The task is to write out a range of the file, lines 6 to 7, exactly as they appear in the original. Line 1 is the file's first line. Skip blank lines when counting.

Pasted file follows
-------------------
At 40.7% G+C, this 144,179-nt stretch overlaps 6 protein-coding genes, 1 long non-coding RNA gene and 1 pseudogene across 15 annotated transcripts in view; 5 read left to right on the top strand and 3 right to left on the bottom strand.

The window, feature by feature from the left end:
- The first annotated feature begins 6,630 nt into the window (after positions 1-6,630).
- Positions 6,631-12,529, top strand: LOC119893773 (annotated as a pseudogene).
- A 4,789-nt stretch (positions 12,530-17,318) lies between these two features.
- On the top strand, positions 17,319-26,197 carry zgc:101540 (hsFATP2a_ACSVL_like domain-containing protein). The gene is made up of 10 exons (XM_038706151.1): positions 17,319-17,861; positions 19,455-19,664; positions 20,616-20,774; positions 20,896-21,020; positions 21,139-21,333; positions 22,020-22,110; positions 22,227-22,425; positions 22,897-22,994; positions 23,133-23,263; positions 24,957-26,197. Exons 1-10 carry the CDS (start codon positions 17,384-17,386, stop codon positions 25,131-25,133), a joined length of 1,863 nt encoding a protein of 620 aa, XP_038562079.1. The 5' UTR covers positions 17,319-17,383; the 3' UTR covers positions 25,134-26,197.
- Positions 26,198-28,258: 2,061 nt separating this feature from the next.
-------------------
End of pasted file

- On the top strand, positions 17,319-26,197 carry zgc:101540 (hsFATP2a_ACSVL_like domain-containing protein). The gene is made up of 10 exons (XM_038706151.1): positions 17,319-17,861; positions 19,455-19,664; positions 20,616-20,774; positions 20,896-21,020; positions 21,139-21,333; positions 22,020-22,110; positions 22,227-22,425; positions 22,897-22,994; positions 23,133-23,263; positions 24,957-26,197. Exons 1-10 carry the CDS (start codon positions 17,384-17,386, stop codon positions 25,131-25,133), a joined length of 1,863 nt encoding a protein of 620 aa, XP_038562079.1. The 5' UTR covers positions 17,319-17,383; the 3' UTR covers positions 25,134-26,197.
- Positions 26,198-28,258: 2,061 nt separating this feature from the next.